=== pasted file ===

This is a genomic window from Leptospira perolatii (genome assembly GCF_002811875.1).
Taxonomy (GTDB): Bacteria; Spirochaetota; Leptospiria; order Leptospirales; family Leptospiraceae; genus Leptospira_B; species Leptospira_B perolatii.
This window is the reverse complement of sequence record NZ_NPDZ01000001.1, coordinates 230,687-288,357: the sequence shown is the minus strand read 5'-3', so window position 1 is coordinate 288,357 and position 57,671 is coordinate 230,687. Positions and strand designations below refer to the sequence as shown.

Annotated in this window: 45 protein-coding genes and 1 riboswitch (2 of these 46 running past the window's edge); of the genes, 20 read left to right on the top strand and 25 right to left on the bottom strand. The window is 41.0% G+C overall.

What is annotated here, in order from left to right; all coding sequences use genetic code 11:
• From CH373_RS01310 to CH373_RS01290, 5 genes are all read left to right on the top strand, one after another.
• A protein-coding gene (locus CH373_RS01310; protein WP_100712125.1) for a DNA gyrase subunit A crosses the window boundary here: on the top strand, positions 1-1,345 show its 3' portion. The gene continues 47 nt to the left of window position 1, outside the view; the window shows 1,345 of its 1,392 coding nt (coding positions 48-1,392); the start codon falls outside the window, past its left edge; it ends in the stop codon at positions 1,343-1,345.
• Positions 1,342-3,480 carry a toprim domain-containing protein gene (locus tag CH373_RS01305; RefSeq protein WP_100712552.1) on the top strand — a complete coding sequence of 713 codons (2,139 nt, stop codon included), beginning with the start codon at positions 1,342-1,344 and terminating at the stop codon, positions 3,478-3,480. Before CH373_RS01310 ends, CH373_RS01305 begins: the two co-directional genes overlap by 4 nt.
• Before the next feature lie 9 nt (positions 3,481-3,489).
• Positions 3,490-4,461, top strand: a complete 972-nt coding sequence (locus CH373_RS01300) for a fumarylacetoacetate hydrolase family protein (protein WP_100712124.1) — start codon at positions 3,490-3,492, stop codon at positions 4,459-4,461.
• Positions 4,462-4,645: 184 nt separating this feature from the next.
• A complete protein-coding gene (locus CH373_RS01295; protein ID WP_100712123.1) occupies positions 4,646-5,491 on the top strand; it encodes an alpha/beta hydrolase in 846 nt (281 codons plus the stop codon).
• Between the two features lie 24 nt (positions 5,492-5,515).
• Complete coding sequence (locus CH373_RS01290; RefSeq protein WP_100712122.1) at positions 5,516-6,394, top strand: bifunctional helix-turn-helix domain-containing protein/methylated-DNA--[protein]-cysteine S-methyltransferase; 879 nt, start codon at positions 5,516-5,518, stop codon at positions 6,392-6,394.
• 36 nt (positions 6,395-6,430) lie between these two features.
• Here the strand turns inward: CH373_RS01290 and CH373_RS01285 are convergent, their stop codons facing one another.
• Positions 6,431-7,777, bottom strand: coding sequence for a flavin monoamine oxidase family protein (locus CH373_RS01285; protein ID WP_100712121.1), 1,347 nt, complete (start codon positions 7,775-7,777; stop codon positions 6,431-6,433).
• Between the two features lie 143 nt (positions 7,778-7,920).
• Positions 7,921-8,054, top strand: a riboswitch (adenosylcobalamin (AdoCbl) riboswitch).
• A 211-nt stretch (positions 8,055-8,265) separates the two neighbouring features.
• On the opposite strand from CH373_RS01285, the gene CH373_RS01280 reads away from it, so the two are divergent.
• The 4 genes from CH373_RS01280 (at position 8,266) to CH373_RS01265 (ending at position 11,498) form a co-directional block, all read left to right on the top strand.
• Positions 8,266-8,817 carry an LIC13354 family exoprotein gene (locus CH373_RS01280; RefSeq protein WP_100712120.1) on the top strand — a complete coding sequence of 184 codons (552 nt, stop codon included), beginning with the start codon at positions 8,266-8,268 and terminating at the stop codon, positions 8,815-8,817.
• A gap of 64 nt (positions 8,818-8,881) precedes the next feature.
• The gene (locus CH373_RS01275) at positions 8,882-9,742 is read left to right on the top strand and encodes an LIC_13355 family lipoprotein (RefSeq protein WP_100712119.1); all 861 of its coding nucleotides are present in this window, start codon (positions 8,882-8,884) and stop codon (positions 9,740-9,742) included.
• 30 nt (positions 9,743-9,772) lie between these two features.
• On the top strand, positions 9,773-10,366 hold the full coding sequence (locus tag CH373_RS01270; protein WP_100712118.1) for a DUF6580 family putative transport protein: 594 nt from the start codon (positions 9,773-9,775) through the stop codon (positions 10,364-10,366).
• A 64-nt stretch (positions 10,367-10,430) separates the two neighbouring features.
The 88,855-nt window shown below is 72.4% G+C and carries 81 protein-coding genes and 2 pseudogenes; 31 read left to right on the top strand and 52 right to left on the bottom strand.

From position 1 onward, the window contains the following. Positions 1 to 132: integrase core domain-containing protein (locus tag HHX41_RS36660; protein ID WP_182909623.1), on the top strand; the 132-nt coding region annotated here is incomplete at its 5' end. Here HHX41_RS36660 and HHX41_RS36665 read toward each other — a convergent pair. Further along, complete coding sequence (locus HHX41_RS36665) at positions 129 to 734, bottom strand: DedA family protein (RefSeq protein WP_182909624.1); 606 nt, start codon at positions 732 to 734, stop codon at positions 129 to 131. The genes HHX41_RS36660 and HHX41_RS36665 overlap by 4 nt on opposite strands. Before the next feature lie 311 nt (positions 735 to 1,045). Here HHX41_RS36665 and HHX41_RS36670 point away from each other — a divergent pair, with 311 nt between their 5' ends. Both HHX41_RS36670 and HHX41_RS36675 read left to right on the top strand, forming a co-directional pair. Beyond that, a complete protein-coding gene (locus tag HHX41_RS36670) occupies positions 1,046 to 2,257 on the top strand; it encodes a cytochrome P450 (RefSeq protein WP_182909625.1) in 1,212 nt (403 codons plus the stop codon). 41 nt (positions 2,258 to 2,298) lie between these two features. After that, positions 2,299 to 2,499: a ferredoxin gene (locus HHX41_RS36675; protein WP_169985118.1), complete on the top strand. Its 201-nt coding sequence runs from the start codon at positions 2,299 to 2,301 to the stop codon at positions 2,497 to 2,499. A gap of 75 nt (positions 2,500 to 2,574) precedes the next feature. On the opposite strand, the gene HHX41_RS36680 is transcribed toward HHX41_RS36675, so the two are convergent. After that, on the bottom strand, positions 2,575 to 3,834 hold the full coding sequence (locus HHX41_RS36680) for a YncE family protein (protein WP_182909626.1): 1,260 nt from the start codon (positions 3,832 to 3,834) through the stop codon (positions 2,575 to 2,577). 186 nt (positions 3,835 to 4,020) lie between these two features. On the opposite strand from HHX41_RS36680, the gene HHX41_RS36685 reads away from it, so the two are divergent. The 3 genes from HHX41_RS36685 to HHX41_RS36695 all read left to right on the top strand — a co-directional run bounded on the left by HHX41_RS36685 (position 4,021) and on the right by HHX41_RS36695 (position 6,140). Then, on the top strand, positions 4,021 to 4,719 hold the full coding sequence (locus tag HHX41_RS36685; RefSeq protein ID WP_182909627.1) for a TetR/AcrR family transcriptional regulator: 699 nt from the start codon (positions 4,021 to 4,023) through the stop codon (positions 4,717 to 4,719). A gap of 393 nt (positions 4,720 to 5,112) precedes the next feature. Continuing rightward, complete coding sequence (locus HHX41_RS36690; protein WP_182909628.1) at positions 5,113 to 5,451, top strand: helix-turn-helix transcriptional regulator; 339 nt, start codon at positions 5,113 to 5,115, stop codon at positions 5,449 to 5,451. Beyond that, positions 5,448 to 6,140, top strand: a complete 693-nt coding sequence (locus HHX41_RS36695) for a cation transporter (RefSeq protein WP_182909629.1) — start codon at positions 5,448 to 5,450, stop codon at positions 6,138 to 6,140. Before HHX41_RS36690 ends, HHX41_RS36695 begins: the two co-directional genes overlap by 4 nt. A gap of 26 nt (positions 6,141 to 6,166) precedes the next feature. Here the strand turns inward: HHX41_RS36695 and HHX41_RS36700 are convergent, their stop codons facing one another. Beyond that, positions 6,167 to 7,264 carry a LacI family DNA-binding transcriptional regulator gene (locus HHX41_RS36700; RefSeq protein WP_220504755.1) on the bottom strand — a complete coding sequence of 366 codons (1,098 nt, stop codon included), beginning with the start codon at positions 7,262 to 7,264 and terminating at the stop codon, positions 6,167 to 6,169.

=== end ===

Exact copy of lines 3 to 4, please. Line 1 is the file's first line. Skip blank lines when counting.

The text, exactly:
This window is the reverse complement of sequence record NZ_NPDZ01000001.1, coordinates 230,687-288,357: the sequence shown is the minus strand read 5'-3', so window position 1 is coordinate 288,357 and position 57,671 is coordinate 230,687. Positions and strand designations below refer to the sequence as shown.

Annotated in this window: 45 protein-coding genes and 1 riboswitch (2 of these 46 running past the window's edge); of the genes, 20 read left to right on the top strand and 25 right to left on the bottom strand. The window is 41.0% G+C overall.